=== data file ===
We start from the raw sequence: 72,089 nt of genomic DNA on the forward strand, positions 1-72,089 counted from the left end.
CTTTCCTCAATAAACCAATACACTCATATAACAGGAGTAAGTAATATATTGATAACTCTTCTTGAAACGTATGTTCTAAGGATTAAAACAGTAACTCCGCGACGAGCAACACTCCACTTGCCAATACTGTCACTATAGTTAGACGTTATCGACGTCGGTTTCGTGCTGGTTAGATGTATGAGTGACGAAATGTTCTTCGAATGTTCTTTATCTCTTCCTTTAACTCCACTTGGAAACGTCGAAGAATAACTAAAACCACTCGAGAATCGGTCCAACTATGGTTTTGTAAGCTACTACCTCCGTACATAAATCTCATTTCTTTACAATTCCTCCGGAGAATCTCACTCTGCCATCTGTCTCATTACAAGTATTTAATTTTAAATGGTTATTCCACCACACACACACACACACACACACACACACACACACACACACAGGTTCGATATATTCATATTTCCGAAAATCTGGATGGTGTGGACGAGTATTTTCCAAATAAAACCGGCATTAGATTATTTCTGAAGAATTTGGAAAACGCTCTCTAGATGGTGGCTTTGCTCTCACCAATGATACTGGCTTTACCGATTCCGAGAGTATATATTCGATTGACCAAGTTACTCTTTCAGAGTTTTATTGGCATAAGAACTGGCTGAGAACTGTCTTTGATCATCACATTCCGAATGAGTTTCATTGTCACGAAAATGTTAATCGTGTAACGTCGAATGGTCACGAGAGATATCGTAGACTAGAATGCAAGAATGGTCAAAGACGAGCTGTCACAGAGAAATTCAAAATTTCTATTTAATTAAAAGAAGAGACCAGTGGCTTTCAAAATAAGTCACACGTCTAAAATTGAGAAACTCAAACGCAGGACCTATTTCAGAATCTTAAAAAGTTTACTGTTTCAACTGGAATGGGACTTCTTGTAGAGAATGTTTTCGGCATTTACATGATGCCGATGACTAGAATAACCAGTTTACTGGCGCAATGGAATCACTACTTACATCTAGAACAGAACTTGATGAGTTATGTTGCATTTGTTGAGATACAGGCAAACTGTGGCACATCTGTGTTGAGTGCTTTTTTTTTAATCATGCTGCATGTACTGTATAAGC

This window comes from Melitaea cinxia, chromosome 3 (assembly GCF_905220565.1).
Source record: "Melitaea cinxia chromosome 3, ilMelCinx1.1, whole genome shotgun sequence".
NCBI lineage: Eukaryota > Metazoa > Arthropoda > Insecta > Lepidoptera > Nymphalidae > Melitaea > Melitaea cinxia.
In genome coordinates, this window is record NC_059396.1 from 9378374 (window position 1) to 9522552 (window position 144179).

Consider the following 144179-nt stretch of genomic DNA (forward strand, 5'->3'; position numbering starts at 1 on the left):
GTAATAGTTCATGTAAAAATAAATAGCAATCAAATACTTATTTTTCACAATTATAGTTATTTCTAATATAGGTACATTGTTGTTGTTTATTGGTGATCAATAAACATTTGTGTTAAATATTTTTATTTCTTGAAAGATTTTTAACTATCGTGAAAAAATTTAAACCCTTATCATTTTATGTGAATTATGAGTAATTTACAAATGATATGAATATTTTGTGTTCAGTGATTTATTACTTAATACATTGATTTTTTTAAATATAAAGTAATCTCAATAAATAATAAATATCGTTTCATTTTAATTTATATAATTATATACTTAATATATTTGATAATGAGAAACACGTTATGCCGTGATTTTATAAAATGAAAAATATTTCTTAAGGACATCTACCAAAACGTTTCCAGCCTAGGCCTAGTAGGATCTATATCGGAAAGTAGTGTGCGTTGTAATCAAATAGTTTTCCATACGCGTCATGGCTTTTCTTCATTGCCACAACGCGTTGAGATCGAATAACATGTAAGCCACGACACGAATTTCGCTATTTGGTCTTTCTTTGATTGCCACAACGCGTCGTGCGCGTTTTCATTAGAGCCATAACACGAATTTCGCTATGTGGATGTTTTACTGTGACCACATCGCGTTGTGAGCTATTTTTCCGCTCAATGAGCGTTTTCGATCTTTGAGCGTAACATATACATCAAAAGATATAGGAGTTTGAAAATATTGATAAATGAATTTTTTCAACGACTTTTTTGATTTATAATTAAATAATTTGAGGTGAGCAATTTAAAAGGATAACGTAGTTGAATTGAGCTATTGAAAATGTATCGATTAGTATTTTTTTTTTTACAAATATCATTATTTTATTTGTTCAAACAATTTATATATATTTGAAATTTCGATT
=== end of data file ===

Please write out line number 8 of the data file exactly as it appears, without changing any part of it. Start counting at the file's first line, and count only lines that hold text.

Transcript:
GTAATAGTTCATGTAAAAATAAATAGCAATCAAATACTTATTTTTCACAATTATAGTTATTTCTAATATAGGTACATTGTTGTTGTTTATTGGTGATCAATAAACATTTGTGTTAAATATTTTTATTTCTTGAAAGATTTTTAACTATCGTGAAAAAATTTAAACCCTTATCATTTTATGTGAATTATGAGTAATTTACAAATGATATGAATATTTTGTGTTCAGTGATTTATTACTTAATACATTGATTTTTTTAAATATAAAGTAATCTCAATAAATAATAAATATCGTTTCATTTTAATTTATATAATTATATACTTAATATATTTGATAATGAGAAACACGTTATGCCGTGATTTTATAAAATGAAAAATATTTCTTAAGGACATCTACCAAAACGTTTCCAGCCTAGGCCTAGTAGGATCTATATCGGAAAGTAGTGTGCGTTGTAATCAAATAGTTTTCCATACGCGTCATGGCTTTTCTTCATTGCCACAACGCGTTGAGATCGAATAACATGTAAGCCACGACACGAATTTCGCTATTTGGTCTTTCTTTGATTGCCACAACGCGTCGTGCGCGTTTTCATTAGAGCCATAACACGAATTTCGCTATGTGGATGTTTTACTGTGACCACATCGCGTTGTGAGCTATTTTTCCGCTCAATGAGCGTTTTCGATCTTTGAGCGTAACATATACATCAAAAGATATAGGAGTTTGAAAATATTGATAAATGAATTTTTTCAACGACTTTTTTGATTTATAATTAAATAATTTGAGGTGAGCAATTTAAAAGGATAACGTAGTTGAATTGAGCTATTGAAAATGTATCGATTAGTATTTTTTTTTTTACAAATATCATTATTTTATTTGTTCAAACAATTTATATATATTTGAAATTTCGATT